Friday, March 20, 2009

A threat to our good name

Select committee hearings have begun on the government's draconian "three strikes" law, and MFAT has pointed out the obvious: that the law is a threat to our international reputation. New Zealand is a party to both the International Covenant on Civil and Political Rights, which outlaws arbitrary detention, and to the Convention Against Torture, which outlaws cruel, inhuman and degrading treatment or punishment. In addition, we are parties to individual complaints mechanisms for both, which allow prisoners subjected to such treatment to complain directly to the relevant monitoring body. passing the law will eventually result in a complaint under one or other Convention, and almost certainly in an adverse report.

This matters. Our reputation as a strong advocate for human rights is a core underpinning of our mana-based foreign policy. Destroying it with this law won't just result in complaints - it will result in a direct loss of influence on the international stage.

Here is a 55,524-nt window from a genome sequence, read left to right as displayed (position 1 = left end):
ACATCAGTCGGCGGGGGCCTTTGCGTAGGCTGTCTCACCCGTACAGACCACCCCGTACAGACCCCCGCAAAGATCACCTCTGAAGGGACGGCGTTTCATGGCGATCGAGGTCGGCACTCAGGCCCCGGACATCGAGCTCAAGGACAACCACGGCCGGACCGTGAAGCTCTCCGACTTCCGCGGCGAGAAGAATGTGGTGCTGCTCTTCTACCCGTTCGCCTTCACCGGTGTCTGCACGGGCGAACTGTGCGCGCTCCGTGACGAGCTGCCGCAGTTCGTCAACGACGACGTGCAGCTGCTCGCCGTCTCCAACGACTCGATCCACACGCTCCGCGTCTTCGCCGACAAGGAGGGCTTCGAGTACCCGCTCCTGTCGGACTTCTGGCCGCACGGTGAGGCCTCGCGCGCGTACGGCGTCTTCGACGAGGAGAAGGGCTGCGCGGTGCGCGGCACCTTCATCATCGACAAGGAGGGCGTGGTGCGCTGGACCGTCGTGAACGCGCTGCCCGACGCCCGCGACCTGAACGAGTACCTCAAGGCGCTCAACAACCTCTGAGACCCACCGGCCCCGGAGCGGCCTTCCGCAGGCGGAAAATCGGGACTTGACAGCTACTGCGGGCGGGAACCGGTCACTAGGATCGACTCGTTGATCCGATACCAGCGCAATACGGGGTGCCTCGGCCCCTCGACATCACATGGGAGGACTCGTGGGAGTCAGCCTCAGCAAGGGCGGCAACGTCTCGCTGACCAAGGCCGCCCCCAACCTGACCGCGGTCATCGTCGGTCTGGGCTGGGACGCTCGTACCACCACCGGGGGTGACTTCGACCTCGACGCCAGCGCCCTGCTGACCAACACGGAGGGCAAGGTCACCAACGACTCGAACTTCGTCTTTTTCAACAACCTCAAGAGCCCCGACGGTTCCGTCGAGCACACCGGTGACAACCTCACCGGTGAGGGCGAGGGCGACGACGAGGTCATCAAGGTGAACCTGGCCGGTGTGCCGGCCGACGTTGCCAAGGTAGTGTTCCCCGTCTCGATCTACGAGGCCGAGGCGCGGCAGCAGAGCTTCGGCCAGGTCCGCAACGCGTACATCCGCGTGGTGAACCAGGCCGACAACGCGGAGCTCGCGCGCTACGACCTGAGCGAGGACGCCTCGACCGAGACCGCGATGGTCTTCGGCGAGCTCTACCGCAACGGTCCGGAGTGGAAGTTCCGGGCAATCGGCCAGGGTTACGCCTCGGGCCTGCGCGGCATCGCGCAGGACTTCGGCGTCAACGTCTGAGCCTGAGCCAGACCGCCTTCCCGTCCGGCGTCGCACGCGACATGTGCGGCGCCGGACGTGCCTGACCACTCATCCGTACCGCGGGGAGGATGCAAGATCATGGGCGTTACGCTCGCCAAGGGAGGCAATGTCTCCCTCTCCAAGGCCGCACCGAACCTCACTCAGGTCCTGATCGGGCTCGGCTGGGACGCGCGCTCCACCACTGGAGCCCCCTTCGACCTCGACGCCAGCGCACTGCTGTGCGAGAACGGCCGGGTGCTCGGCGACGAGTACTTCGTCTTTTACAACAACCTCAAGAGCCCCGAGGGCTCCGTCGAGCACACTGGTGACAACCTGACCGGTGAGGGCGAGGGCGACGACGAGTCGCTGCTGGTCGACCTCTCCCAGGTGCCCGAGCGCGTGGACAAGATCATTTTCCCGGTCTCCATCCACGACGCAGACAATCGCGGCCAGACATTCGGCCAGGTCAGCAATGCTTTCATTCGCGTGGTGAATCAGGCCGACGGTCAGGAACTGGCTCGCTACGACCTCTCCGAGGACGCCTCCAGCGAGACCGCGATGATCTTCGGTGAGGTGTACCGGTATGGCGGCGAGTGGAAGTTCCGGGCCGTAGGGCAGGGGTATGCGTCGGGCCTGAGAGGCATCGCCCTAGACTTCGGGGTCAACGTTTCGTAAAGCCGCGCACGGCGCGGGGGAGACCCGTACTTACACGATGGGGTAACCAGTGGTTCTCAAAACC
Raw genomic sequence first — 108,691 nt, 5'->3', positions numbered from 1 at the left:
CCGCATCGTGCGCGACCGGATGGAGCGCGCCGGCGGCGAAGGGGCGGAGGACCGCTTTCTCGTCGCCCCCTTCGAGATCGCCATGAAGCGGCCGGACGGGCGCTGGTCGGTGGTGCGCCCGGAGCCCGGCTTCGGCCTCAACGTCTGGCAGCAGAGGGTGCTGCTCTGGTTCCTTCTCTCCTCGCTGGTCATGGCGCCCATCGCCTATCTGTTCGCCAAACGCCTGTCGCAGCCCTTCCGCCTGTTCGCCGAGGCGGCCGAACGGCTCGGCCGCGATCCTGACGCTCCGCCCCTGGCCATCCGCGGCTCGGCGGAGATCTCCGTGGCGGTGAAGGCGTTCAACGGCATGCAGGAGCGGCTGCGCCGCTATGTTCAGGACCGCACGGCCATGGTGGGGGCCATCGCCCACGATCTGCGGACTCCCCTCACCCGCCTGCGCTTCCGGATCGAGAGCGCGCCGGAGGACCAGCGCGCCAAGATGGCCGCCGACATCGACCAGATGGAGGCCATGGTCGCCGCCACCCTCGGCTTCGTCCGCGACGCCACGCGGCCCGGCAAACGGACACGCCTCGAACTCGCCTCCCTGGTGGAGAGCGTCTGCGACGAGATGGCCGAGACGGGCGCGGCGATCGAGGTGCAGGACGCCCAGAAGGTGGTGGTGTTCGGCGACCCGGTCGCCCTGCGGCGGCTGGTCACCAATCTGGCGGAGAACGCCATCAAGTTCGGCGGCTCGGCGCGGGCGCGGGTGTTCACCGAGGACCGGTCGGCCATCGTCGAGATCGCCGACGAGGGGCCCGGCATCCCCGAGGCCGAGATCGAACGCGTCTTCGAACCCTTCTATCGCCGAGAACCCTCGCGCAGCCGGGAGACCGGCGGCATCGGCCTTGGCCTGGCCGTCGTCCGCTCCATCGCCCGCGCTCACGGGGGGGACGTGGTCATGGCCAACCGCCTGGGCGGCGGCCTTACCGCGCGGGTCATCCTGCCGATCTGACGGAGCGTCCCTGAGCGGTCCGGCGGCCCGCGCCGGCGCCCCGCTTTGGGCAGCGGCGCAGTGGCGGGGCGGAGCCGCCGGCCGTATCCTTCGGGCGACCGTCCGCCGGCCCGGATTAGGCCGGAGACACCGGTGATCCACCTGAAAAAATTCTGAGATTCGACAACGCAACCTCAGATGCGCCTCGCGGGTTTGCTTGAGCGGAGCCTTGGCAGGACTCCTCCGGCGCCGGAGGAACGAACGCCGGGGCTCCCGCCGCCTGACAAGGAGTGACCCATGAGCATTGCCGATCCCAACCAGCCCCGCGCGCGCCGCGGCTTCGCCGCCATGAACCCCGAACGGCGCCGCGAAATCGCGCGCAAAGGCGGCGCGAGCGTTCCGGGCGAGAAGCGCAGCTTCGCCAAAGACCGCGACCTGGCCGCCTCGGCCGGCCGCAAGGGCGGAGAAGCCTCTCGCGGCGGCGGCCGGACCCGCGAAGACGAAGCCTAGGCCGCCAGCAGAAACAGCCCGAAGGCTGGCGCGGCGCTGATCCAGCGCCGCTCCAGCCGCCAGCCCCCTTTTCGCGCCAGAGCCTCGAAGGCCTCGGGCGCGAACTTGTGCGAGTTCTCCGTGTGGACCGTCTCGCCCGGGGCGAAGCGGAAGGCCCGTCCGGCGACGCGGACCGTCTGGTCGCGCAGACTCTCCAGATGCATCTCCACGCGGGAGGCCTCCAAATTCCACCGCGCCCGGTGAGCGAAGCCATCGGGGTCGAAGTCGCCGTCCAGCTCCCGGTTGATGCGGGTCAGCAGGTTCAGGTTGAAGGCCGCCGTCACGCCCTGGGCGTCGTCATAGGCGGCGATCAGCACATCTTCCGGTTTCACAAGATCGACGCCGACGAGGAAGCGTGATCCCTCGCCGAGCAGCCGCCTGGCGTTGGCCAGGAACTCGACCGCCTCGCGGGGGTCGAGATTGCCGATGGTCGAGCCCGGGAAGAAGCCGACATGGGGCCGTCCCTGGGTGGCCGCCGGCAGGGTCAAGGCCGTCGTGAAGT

ACT is of course outraged, highlighting the poor human rights record of some members of the UN HRC (the joys of international democracy) - but its not those countries we are concerned about. Rather it is the key upholders of human rights - the EU, Canada, and increasingly South America - which we will lose influence with. And given that influence is the only thing we have, that is serious.

(Oh, and someone needs to tell David Garrett that the US is not regarded as an international model for human rights - precisely because it practices the sorts of cruel punishments he advocates)